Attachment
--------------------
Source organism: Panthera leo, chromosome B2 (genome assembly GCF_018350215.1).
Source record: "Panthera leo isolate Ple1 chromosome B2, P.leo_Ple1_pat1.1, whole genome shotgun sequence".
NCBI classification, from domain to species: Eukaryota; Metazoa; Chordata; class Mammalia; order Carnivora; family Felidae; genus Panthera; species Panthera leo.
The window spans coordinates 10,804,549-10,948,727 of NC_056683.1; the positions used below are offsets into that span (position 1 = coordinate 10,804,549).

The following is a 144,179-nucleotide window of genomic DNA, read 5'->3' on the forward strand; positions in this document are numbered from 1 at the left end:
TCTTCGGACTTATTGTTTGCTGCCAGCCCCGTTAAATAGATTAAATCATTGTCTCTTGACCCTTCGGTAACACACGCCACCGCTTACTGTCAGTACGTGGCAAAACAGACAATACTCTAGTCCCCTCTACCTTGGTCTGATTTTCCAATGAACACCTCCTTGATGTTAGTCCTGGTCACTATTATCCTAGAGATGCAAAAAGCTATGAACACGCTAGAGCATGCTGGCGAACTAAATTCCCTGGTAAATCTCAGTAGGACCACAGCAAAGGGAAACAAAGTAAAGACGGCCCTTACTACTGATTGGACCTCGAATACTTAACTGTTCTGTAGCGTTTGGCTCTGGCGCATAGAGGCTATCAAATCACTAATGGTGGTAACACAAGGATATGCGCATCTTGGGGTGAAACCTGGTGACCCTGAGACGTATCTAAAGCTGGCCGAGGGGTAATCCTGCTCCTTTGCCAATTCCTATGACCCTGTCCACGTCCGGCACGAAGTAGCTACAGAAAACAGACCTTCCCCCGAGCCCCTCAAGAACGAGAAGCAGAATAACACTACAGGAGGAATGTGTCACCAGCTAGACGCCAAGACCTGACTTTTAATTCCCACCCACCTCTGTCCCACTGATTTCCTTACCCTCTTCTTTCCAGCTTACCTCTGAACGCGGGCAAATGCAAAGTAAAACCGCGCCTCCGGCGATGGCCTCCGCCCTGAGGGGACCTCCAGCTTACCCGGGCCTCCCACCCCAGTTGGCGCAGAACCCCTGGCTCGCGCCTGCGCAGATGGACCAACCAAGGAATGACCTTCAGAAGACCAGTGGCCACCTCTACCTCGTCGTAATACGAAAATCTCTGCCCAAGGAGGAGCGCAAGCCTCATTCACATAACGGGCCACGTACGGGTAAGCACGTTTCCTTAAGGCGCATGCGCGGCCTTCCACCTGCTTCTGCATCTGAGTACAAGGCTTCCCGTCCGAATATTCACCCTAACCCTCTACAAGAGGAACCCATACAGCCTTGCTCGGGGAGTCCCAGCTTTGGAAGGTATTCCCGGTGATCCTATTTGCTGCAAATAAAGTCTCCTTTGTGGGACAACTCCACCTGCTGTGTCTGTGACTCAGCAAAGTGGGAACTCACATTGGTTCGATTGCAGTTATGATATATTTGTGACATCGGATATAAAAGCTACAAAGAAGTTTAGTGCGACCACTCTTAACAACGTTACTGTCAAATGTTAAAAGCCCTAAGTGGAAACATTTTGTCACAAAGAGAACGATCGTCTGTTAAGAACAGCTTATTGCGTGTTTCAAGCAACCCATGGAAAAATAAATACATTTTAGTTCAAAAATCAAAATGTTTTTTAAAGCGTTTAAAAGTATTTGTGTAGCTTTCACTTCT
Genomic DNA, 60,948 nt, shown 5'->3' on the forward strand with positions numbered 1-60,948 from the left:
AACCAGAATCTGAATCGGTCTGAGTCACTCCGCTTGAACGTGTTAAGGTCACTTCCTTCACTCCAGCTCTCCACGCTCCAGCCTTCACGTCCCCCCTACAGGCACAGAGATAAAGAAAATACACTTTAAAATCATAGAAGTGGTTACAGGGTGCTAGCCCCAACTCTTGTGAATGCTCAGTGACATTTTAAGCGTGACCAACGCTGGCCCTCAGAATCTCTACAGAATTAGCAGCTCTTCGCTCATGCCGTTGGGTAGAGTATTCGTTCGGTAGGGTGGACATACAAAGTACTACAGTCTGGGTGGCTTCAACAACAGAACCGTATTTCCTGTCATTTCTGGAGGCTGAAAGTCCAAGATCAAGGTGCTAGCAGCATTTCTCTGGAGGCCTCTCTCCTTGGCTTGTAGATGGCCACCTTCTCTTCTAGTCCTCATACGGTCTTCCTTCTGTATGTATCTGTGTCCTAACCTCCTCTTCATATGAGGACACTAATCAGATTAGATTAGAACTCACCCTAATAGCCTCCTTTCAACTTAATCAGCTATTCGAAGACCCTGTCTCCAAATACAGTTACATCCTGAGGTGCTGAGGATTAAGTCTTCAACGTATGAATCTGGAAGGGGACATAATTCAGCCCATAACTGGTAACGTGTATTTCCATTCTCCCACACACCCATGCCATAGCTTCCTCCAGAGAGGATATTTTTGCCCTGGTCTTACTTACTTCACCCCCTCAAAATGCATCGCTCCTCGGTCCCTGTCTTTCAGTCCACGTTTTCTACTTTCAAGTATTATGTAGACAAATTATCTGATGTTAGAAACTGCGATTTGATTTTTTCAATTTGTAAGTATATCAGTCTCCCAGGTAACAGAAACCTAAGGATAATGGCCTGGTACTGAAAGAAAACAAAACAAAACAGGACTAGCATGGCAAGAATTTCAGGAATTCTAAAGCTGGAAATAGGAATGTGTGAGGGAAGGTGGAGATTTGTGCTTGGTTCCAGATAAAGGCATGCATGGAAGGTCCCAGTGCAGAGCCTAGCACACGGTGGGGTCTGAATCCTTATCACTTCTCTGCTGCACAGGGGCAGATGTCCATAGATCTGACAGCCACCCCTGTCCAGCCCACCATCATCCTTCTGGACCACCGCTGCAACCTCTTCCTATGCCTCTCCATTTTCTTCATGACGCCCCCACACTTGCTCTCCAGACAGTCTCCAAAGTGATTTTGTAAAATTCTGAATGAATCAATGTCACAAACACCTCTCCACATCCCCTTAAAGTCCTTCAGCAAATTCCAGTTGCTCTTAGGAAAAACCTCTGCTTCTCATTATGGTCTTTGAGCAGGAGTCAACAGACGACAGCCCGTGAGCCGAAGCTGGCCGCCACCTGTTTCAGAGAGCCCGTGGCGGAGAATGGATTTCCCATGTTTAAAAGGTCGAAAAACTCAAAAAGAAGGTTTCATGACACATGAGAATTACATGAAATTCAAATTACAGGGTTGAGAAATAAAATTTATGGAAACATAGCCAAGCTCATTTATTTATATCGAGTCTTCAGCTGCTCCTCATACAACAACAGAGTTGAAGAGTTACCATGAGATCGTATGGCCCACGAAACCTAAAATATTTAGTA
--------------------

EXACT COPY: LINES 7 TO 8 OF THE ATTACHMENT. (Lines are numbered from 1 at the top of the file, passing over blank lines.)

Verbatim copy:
Genomic DNA, 60,948 nt, shown 5'->3' on the forward strand with positions numbered 1-60,948 from the left:
AACCAGAATCTGAATCGGTCTGAGTCACTCCGCTTGAACGTGTTAAGGTCACTTCCTTCACTCCAGCTCTCCACGCTCCAGCCTTCACGTCCCCCCTACAGGCACAGAGATAAAGAAAATACACTTTAAAATCATAGAAGTGGTTACAGGGTGCTAGCCCCAACTCTTGTGAATGCTCAGTGACATTTTAAGCGTGACCAACGCTGGCCCTCAGAATCTCTACAGAATTAGCAGCTCTTCGCTCATGCCGTTGGGTAGAGTATTCGTTCGGTAGGGTGGACATACAAAGTACTACAGTCTGGGTGGCTTCAACAACAGAACCGTATTTCCTGTCATTTCTGGAGGCTGAAAGTCCAAGATCAAGGTGCTAGCAGCATTTCTCTGGAGGCCTCTCTCCTTGGCTTGTAGATGGCCACCTTCTCTTCTAGTCCTCATACGGTCTTCCTTCTGTATGTATCTGTGTCCTAACCTCCTCTTCATATGAGGACACTAATCAGATTAGATTAGAACTCACCCTAATAGCCTCCTTTCAACTTAATCAGCTATTCGAAGACCCTGTCTCCAAATACAGTTACATCCTGAGGTGCTGAGGATTAAGTCTTCAACGTATGAATCTGGAAGGGGACATAATTCAGCCCATAACTGGTAACGTGTATTTCCATTCTCCCACACACCCATGCCATAGCTTCCTCCAGAGAGGATATTTTTGCCCTGGTCTTACTTACTTCACCCCCTCAAAATGCATCGCTCCTCGGTCCCTGTCTTTCAGTCCACGTTTTCTACTTTCAAGTATTATGTAGACAAATTATCTGATGTTAGAAACTGCGATTTGATTTTTTCAATTTGTAAGTATATCAGTCTCCCAGGTAACAGAAACCTAAGGATAATGGCCTGGTACTGAAAGAAAACAAAACAAAACAGGACTAGCATGGCAAGAATTTCAGGAATTCTAAAGCTGGAAATAGGAATGTGTGAGGGAAGGTGGAGATTTGTGCTTGGTTCCAGATAAAGGCATGCATGGAAGGTCCCAGTGCAGAGCCTAGCACACGGTGGGGTCTGAATCCTTATCACTTCTCTGCTGCACAGGGGCAGATGTCCATAGATCTGACAGCCACCCCTGTCCAGCCCACCATCATCCTTCTGGACCACCGCTGCAACCTCTTCCTATGCCTCTCCATTTTCTTCATGACGCCCCCACACTTGCTCTCCAGACAGTCTCCAAAGTGATTTTGTAAAATTCTGAATGAATCAATGTCACAAACACCTCTCCACATCCCCTTAAAGTCCTTCAGCAAATTCCAGTTGCTCTTAGGAAAAACCTCTGCTTCTCATTATGGTCTTTGAGCAGGAGTCAACAGACGACAGCCCGTGAGCCGAAGCTGGCCGCCACCTGTTTCAGAGAGCCCGTGGCGGAGAATGGATTTCCCATGTTTAAAAGGTCGAAAAACTCAAAAAGAAGGTTTCATGACACATGAGAATTACATGAAATTCAAATTACAGGGTTGAGAAATAAAATTTATGGAAACATAGCCAAGCTCATTTATTTATATCGAGTCTTCAGCTGCTCCTCATACAACAACAGAGTTGAAGAGTTACCATGAGATCGTATGGCCCACGAAACCTAAAATATTTAGTA